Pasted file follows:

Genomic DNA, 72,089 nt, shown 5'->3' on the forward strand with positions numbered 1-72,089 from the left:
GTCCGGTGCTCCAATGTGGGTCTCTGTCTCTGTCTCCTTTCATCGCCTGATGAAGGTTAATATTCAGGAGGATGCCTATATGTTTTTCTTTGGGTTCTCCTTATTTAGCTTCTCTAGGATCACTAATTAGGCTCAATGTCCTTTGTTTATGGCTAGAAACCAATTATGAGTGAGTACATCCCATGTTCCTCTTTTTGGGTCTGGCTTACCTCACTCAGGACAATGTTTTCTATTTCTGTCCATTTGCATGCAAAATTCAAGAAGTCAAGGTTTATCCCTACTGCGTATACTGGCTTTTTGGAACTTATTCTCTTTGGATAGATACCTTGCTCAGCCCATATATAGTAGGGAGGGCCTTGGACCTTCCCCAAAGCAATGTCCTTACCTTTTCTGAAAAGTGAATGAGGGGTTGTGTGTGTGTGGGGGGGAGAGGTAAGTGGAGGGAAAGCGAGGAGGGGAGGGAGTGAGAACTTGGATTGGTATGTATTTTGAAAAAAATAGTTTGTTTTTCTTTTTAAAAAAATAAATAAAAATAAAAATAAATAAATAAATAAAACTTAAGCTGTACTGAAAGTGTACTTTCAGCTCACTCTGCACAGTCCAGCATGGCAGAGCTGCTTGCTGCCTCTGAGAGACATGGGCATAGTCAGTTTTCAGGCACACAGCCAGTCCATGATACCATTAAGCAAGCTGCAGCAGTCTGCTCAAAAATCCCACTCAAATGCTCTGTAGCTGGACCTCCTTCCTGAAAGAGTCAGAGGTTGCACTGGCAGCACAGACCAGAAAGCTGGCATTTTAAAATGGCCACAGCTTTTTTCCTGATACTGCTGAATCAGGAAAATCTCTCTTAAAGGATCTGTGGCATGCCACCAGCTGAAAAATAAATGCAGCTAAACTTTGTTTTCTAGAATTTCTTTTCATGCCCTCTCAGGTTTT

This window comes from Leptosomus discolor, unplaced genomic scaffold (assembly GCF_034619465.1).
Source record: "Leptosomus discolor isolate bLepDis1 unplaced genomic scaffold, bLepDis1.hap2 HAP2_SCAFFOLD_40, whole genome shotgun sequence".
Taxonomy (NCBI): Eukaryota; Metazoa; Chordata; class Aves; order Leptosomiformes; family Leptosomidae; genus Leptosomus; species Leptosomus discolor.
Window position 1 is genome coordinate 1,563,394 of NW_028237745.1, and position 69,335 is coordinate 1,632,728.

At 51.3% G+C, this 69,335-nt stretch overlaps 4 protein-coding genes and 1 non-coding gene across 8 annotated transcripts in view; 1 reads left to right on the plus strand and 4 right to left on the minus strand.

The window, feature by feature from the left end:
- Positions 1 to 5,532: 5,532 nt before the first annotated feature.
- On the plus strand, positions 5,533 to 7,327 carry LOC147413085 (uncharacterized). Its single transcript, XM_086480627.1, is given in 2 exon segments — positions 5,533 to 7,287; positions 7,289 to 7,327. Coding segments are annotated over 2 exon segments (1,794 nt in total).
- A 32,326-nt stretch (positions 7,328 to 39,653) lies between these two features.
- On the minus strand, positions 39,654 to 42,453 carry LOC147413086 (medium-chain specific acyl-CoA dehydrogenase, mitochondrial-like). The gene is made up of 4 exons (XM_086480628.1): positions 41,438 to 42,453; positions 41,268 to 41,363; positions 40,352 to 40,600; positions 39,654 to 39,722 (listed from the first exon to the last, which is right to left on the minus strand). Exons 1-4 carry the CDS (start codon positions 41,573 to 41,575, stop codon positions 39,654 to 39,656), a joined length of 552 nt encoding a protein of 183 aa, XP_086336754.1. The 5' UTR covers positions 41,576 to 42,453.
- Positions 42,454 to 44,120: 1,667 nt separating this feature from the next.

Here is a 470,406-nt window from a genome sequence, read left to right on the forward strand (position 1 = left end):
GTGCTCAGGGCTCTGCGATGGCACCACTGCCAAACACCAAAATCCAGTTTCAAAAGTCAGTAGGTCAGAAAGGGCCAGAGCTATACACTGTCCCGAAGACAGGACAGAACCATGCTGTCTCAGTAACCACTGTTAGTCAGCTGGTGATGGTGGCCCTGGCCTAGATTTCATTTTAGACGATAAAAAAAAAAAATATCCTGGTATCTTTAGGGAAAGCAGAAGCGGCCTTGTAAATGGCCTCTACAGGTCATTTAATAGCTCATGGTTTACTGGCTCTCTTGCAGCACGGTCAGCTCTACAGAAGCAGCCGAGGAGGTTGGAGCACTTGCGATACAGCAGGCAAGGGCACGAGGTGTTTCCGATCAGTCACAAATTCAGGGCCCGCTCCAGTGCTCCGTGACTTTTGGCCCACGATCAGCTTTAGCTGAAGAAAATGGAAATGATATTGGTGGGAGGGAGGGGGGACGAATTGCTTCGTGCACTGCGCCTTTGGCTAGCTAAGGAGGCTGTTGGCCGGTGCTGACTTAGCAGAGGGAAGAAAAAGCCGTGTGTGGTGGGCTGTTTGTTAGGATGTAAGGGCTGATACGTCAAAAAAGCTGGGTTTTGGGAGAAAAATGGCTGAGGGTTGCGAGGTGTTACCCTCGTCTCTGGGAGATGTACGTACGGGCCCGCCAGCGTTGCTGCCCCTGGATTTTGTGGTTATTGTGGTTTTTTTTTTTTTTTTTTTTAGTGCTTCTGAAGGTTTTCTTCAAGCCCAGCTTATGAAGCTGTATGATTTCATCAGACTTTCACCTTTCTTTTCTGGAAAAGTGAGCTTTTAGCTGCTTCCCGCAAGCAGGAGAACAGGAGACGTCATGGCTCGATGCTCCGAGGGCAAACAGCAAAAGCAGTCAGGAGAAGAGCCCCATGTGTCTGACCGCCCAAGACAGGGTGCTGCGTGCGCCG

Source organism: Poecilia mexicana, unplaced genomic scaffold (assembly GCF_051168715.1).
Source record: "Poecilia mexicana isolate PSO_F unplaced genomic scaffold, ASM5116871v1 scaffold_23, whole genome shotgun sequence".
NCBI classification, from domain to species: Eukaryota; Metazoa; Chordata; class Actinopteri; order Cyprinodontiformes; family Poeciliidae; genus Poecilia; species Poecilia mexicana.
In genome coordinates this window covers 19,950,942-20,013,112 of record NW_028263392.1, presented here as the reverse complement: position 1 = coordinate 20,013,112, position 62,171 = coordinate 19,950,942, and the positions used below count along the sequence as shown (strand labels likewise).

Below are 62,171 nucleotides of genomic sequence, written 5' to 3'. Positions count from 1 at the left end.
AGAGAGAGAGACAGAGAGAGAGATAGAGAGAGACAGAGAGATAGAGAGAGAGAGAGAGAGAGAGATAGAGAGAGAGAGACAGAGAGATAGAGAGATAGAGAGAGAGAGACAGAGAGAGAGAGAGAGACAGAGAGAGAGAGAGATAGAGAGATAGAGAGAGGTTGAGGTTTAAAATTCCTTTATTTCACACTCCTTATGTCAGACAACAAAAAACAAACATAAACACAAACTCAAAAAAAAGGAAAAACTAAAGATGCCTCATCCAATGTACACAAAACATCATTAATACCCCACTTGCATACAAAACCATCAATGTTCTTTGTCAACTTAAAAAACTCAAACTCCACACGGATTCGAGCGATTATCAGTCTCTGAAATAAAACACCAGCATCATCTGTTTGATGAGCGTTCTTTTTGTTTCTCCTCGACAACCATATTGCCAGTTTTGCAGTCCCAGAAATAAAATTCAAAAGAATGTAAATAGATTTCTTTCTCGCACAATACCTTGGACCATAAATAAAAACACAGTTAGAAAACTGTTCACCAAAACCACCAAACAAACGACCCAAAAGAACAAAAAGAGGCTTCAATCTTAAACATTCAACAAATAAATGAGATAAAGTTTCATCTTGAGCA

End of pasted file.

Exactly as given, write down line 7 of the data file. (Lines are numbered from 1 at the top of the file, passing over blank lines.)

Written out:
At 51.3% G+C, this 69,335-nt stretch overlaps 4 protein-coding genes and 1 non-coding gene across 8 annotated transcripts in view; 1 reads left to right on the plus strand and 4 right to left on the minus strand.